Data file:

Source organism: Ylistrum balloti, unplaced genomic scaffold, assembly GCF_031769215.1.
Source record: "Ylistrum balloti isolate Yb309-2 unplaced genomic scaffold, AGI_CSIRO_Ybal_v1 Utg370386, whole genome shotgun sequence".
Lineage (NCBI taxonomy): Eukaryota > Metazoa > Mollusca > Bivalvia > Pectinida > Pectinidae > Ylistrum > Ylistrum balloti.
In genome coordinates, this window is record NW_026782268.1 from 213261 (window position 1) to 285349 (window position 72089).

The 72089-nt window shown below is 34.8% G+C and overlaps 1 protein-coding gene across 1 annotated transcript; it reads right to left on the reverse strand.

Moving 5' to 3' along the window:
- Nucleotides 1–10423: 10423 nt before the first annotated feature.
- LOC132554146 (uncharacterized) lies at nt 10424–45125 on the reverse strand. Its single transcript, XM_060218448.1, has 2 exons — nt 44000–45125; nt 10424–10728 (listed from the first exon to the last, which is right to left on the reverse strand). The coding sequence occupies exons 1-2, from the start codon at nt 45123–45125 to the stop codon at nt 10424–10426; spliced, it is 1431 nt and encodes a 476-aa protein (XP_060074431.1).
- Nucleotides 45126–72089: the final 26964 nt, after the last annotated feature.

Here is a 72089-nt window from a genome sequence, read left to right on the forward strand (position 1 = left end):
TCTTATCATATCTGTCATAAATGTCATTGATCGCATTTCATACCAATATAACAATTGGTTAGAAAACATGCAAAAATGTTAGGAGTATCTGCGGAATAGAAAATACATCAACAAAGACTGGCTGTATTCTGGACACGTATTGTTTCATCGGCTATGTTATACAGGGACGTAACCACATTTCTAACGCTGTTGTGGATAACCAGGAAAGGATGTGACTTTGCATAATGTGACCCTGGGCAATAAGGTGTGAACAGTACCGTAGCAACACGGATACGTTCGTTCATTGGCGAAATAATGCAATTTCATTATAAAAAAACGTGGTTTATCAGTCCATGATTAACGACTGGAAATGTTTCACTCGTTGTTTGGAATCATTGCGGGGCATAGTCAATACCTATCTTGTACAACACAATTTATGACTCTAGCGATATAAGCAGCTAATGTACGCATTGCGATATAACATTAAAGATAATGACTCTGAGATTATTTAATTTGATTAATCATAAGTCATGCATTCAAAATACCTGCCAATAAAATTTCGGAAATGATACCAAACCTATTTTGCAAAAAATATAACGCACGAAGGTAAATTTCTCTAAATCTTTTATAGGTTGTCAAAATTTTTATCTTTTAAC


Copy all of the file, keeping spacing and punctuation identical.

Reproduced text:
Source organism: Ylistrum balloti, unplaced genomic scaffold, assembly GCF_031769215.1.
Source record: "Ylistrum balloti isolate Yb309-2 unplaced genomic scaffold, AGI_CSIRO_Ybal_v1 Utg370386, whole genome shotgun sequence".
Lineage (NCBI taxonomy): Eukaryota > Metazoa > Mollusca > Bivalvia > Pectinida > Pectinidae > Ylistrum > Ylistrum balloti.
In genome coordinates, this window is record NW_026782268.1 from 213261 (window position 1) to 285349 (window position 72089).

The 72089-nt window shown below is 34.8% G+C and overlaps 1 protein-coding gene across 1 annotated transcript; it reads right to left on the reverse strand.

Moving 5' to 3' along the window:
- Nucleotides 1–10423: 10423 nt before the first annotated feature.
- LOC132554146 (uncharacterized) lies at nt 10424–45125 on the reverse strand. Its single transcript, XM_060218448.1, has 2 exons — nt 44000–45125; nt 10424–10728 (listed from the first exon to the last, which is right to left on the reverse strand). The coding sequence occupies exons 1-2, from the start codon at nt 45123–45125 to the stop codon at nt 10424–10426; spliced, it is 1431 nt and encodes a 476-aa protein (XP_060074431.1).
- Nucleotides 45126–72089: the final 26964 nt, after the last annotated feature.

Here is a 72089-nt window from a genome sequence, read left to right on the forward strand (position 1 = left end):
TCTTATCATATCTGTCATAAATGTCATTGATCGCATTTCATACCAATATAACAATTGGTTAGAAAACATGCAAAAATGTTAGGAGTATCTGCGGAATAGAAAATACATCAACAAAGACTGGCTGTATTCTGGACACGTATTGTTTCATCGGCTATGTTATACAGGGACGTAACCACATTTCTAACGCTGTTGTGGATAACCAGGAAAGGATGTGACTTTGCATAATGTGACCCTGGGCAATAAGGTGTGAACAGTACCGTAGCAACACGGATACGTTCGTTCATTGGCGAAATAATGCAATTTCATTATAAAAAAACGTGGTTTATCAGTCCATGATTAACGACTGGAAATGTTTCACTCGTTGTTTGGAATCATTGCGGGGCATAGTCAATACCTATCTTGTACAACACAATTTATGACTCTAGCGATATAAGCAGCTAATGTACGCATTGCGATATAACATTAAAGATAATGACTCTGAGATTATTTAATTTGATTAATCATAAGTCATGCATTCAAAATACCTGCCAATAAAATTTCGGAAATGATACCAAACCTATTTTGCAAAAAATATAACGCACGAAGGTAAATTTCTCTAAATCTTTTATAGGTTGTCAAAATTTTTATCTTTTAAC